Utilising adult stem cells to treat liver disease – from basic science to clinical trials

Professor Newsome’s laboratory focusses on trafficking and role of both adult and embryonic stem cells in the context of liver injury. This has allowed identification of the key molecular interactions that regulate the successful engraftment of such cells into the liver. In the largest randomised controlled trial of stem cell therapy so far,  he is treating […]

Fringe event preview

Imperial Fringe event Cutting Close To The Bone is happening this Thursday, November 29th. It will include a number of stalls set out in the College Main Entrance by Exhibition Road. I, Science’s Natascha Mehrabi found out about event preparations by talking to participant Dr Alexandra Porter about her work on bone grafts at the […]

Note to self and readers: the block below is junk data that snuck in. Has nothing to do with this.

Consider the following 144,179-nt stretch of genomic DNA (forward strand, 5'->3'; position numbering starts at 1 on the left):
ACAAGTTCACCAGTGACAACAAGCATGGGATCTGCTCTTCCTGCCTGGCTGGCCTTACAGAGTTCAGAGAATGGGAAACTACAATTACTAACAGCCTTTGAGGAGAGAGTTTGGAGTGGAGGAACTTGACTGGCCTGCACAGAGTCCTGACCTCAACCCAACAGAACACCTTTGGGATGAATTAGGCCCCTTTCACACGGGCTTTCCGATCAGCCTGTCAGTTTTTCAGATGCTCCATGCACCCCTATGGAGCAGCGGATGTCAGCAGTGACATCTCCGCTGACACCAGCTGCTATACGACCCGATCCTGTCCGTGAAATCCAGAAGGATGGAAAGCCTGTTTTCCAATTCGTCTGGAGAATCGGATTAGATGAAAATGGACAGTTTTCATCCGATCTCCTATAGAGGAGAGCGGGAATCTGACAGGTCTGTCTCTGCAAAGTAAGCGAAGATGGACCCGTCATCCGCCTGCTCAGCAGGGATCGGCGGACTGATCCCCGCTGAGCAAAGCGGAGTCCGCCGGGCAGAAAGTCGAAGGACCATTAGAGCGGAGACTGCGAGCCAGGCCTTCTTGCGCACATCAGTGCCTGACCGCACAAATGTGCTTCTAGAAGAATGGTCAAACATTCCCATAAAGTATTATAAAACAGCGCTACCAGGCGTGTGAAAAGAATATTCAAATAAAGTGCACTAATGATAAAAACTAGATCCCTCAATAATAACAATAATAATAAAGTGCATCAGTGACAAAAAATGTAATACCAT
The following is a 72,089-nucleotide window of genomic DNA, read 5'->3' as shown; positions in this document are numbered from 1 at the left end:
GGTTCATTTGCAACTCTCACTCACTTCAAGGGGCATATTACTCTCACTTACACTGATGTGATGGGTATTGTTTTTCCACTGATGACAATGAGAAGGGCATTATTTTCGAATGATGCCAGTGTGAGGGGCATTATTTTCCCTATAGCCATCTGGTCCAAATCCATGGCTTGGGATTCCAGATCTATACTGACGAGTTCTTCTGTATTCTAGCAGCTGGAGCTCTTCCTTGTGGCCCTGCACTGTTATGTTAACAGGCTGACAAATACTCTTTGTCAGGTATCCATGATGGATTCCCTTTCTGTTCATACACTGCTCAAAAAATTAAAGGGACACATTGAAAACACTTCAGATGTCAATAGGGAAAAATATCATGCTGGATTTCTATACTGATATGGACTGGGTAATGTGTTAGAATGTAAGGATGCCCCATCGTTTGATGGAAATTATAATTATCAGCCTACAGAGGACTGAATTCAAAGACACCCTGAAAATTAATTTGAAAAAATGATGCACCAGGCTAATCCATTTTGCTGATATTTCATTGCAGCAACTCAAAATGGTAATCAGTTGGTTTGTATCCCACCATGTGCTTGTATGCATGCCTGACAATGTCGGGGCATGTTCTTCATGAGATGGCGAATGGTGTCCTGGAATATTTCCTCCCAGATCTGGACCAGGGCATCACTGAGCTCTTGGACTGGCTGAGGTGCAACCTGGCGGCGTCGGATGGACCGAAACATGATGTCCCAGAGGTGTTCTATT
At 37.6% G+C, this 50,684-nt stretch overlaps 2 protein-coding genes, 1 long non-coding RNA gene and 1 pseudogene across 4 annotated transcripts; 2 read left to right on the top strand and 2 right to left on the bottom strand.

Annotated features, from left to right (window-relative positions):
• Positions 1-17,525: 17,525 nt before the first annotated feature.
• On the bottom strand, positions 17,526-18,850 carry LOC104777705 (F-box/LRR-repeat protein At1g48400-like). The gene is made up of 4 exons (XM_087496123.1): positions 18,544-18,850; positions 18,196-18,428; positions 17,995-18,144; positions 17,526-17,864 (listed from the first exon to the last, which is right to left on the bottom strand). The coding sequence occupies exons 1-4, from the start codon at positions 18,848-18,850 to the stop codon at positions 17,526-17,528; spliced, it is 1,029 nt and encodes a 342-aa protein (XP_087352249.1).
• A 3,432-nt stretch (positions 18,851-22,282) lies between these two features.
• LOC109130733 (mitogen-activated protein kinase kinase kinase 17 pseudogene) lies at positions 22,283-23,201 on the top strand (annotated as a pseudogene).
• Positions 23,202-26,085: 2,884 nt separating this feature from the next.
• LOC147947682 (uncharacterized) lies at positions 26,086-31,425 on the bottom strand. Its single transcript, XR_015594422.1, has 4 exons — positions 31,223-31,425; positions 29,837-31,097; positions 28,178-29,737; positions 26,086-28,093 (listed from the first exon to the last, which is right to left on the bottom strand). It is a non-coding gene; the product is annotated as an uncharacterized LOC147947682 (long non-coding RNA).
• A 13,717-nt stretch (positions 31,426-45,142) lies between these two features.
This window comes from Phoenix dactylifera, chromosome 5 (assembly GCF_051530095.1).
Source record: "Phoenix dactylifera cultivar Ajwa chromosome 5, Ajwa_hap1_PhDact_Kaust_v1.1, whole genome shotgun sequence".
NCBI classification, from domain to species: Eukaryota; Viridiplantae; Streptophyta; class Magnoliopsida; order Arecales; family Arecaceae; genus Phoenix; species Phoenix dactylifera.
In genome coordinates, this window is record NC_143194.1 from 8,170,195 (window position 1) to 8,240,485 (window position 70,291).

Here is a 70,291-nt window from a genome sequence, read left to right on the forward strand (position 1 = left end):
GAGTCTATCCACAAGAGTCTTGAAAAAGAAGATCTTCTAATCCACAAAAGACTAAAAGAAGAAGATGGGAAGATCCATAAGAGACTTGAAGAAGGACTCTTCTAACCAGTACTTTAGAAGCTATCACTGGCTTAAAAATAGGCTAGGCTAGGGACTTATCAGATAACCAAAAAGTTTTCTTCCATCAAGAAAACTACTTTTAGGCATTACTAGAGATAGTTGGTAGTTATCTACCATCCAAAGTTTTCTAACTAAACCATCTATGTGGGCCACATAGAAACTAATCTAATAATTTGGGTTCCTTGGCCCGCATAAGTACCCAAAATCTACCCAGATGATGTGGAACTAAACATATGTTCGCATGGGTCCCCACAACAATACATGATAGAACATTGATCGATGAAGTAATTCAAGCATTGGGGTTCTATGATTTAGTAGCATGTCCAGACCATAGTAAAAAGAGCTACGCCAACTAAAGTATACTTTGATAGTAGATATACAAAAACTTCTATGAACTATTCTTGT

Pet Planarians: They Don’t Die

Last month saw scientists and philosophers facing off over some big questions. The Royal Institute hosted a debate (Storified here) on whether neuroscience will explain consciousness. Then philosopher Roger Scruton wrote about the limitations of “neurononsense” in the Spectator, which prompted the Guardian’s Neurophilosophy blogger Mo Costandi to scold him publicly for attacking a straw-neuroscientist. […]

Butterflies, Brains & DNA Games

Monarch caterpillar Since Watson and Crick’s seminal discovery of the double helix there’s been an emergent supposition that DNA makes us what we are. This is a savagely simple belief, which has allowed creationists to pick holes in Darwin’s arguments, but also probably reflects why only 40 years later genetic research is at the point […]